Want of money, convenient bludgeon in spousal screaming matches that it may be, is generally not the real problem for most New Yorkers undertaking a major renovation, which requires not only the cash to buy in the city but enough left over to rip it apart and fashion something better suited to one’s own taste. In fact, having a lot of money often makes the entire process more contentious, leading to a never-ending project that is rarely embraced with equal passion by both parties.
“As you move up in price, there is a high probability that a renovation was either very recently completed or is about to be completed. And usually they own a second home,” appraiser turned data guru Jonathan Miller told the Observer, estimating that roughly half the residential appraisals that he does involve divorce. “It just seems to be the straw that broke the camel’s back.”
Marley Oakes, a New York-based clinical psychologist, said any connection is likely not a coincidence. “In a last-ditch effort to convince themselves that a marriage is viable, people often move forward on a big plan, said Dr. Oakes. “But when people envision their dream marriage and their dream home, they don’t envision all the mundane details, and in the renovation process, many of them realize that they don’t want to be so intertwined with that person.”
“Obviously, people take marriage vows,” she hastened to add. “But a renovation is a different level of commitment; it isn’t just located in the words.”
“Usually, it’s obvious to everyone involved when something is not right. You pick up on this strange tension,” said Nicholas S.G. Stern, a contractor known for his renovations of Manhattan trophy properties. “I had one project five years ago where even the guys in the field were talking about it, though, as it turns out, the couple is still together, so you never know.”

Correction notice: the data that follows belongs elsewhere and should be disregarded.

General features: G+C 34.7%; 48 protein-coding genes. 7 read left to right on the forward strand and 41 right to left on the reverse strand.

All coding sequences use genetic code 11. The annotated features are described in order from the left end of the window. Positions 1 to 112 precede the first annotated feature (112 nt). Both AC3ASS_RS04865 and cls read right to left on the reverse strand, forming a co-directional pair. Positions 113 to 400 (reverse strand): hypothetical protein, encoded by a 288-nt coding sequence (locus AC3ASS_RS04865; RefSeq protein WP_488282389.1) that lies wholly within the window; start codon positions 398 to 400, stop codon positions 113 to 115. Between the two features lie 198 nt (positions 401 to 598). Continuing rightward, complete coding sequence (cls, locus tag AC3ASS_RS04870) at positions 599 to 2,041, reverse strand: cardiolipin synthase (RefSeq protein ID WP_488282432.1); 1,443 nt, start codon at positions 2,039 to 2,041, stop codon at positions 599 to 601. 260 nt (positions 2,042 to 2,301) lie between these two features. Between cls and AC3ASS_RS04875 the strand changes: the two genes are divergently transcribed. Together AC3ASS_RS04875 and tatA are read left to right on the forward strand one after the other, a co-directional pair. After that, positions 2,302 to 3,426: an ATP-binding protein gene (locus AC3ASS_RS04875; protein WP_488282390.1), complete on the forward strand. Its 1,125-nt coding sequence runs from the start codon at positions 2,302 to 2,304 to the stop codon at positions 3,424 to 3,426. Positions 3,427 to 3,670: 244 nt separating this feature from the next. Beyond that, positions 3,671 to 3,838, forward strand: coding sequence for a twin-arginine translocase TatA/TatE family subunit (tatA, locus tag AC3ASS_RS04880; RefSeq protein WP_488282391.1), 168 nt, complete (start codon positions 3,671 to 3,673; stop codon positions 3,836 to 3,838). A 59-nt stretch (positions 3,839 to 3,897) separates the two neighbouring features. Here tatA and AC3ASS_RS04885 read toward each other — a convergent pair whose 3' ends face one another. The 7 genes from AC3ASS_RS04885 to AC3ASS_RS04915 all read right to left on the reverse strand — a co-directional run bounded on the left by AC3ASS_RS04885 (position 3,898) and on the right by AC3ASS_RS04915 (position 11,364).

Many architects and decorators avoid obviously fraught situations, but some see an upside. ”I guarantee there are some architects and decorators who are designing the husband’s love pad and the family home at the same time,” Mr. Stern said.
“I recently ran into another contractor who said, ‘Did you know so-and-so got divorced recently? She kept the apartment in New York; he kept the house in Washington and the place in Palm Beach. She’s keeping Nantucket. And I kept all the relationships, so I’m doing projects for both of them!’ Mr. Stern recalled. “He was very smug about it. He had something like four projects for two people.”
In unhappy renovations, homeowners sometimes end up feeling much closer to the people remodeling their homes than to their spouses. A woman who asked only to be identified by her last initial, B., said that after her husband refused to participate in the renovation of their six-bedroom brownstone in South Slope, her handyman became “a surrogate.”
“I would call him when anything went wrong with the house,” she recalled.
“I remember asking my husband before we bought the brownstone. I said, ‘I need to know you’re in for it, because it’s going to be a big project. It’s not going to be your kind of thing.’ And he said, ‘Yes, I’m in.’ But then he wasn’t,” said B. “Eventually, I just outsourced. There were so many decisions to make—if I should paint the kitchen blue, how to do the tiles, if the cabinets should be one color or two—and I couldn’t get any help from my husband. I just felt paralyzed. So I went on Craigslist and found a decorator who came over the next day. These perfect strangers were helping me, but my own husband wouldn’t.”
She remembers, in particular, a disagreement about the dining room table.
“We had a very formal, big dining room, and I wanted a big dining room table. I wanted him to go shopping with me, and I kept asking him, and he was like, ‘Just order the fucking table, what’s the big deal?’ And I couldn’t explain to him that it wasn’t about a piece of furniture; it was about families and dinner and coming home at night. Eventually, I just went with a friend to pick it out. I remember crying about it; we had so many fights about that table.”
B. and her husband stayed married for another two-and-a-half years after the renovation, but it continued to be a source of conflict. They recently sold the brownstone, which they rented out for several years after divorcing. At the closing, B.’s husband told her that he thought they would still be married if it hadn’t been for the house. She doesn’t believe him, but she thinks their marriage probably would have lasted a few more years than it did. The house made her realize that it was better to be alone than lonely in a marriage.
“I ended up hating that house; it was like a dream that ended up getting corrupted. And he loved it, actually. For him, it was just a beautiful possession.”